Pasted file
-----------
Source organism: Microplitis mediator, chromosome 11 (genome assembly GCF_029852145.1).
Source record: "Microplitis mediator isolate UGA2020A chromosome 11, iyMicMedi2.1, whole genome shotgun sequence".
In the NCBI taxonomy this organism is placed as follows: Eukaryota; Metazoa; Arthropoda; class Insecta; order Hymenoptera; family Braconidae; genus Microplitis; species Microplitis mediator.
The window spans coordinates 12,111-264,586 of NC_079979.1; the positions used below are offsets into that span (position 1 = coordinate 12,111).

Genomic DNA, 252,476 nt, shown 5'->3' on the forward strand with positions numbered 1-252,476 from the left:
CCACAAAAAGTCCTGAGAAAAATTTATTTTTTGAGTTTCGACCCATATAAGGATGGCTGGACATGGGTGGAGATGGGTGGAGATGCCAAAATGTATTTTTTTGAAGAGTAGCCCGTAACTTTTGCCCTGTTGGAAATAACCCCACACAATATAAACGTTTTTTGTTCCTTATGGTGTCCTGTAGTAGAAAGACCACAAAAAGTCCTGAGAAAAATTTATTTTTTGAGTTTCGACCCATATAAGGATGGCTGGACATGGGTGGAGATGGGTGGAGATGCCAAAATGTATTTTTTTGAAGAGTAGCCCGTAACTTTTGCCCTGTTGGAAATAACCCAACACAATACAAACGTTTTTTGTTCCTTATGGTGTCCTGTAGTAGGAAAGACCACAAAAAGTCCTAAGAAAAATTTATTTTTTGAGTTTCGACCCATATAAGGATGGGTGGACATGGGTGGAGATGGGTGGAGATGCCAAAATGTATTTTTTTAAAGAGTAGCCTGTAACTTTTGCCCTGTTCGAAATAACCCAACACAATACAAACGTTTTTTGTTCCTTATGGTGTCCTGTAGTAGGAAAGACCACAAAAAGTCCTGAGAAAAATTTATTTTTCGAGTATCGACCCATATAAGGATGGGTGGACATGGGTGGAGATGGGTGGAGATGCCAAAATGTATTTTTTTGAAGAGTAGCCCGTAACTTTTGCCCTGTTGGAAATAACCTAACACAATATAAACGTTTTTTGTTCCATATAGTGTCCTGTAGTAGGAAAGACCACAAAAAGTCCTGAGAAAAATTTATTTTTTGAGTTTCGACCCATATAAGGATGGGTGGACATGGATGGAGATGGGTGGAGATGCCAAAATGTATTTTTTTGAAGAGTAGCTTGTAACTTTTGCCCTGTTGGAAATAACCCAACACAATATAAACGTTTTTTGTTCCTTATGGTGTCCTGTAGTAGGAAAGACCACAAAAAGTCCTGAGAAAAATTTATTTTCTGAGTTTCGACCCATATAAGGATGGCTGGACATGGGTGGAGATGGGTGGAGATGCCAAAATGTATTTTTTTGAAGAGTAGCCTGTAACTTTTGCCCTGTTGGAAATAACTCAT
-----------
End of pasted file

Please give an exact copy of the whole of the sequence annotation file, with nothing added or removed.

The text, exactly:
Source organism: Microplitis mediator, chromosome 11 (genome assembly GCF_029852145.1).
Source record: "Microplitis mediator isolate UGA2020A chromosome 11, iyMicMedi2.1, whole genome shotgun sequence".
In the NCBI taxonomy this organism is placed as follows: Eukaryota; Metazoa; Arthropoda; class Insecta; order Hymenoptera; family Braconidae; genus Microplitis; species Microplitis mediator.
The window spans coordinates 12,111-264,586 of NC_079979.1; the positions used below are offsets into that span (position 1 = coordinate 12,111).

Genomic DNA, 252,476 nt, shown 5'->3' on the forward strand with positions numbered 1-252,476 from the left:
CCACAAAAAGTCCTGAGAAAAATTTATTTTTTGAGTTTCGACCCATATAAGGATGGCTGGACATGGGTGGAGATGGGTGGAGATGCCAAAATGTATTTTTTTGAAGAGTAGCCCGTAACTTTTGCCCTGTTGGAAATAACCCCACACAATATAAACGTTTTTTGTTCCTTATGGTGTCCTGTAGTAGAAAGACCACAAAAAGTCCTGAGAAAAATTTATTTTTTGAGTTTCGACCCATATAAGGATGGCTGGACATGGGTGGAGATGGGTGGAGATGCCAAAATGTATTTTTTTGAAGAGTAGCCCGTAACTTTTGCCCTGTTGGAAATAACCCAACACAATACAAACGTTTTTTGTTCCTTATGGTGTCCTGTAGTAGGAAAGACCACAAAAAGTCCTAAGAAAAATTTATTTTTTGAGTTTCGACCCATATAAGGATGGGTGGACATGGGTGGAGATGGGTGGAGATGCCAAAATGTATTTTTTTAAAGAGTAGCCTGTAACTTTTGCCCTGTTCGAAATAACCCAACACAATACAAACGTTTTTTGTTCCTTATGGTGTCCTGTAGTAGGAAAGACCACAAAAAGTCCTGAGAAAAATTTATTTTTCGAGTATCGACCCATATAAGGATGGGTGGACATGGGTGGAGATGGGTGGAGATGCCAAAATGTATTTTTTTGAAGAGTAGCCCGTAACTTTTGCCCTGTTGGAAATAACCTAACACAATATAAACGTTTTTTGTTCCATATAGTGTCCTGTAGTAGGAAAGACCACAAAAAGTCCTGAGAAAAATTTATTTTTTGAGTTTCGACCCATATAAGGATGGGTGGACATGGATGGAGATGGGTGGAGATGCCAAAATGTATTTTTTTGAAGAGTAGCTTGTAACTTTTGCCCTGTTGGAAATAACCCAACACAATATAAACGTTTTTTGTTCCTTATGGTGTCCTGTAGTAGGAAAGACCACAAAAAGTCCTGAGAAAAATTTATTTTCTGAGTTTCGACCCATATAAGGATGGCTGGACATGGGTGGAGATGGGTGGAGATGCCAAAATGTATTTTTTTGAAGAGTAGCCTGTAACTTTTGCCCTGTTGGAAATAACTCAT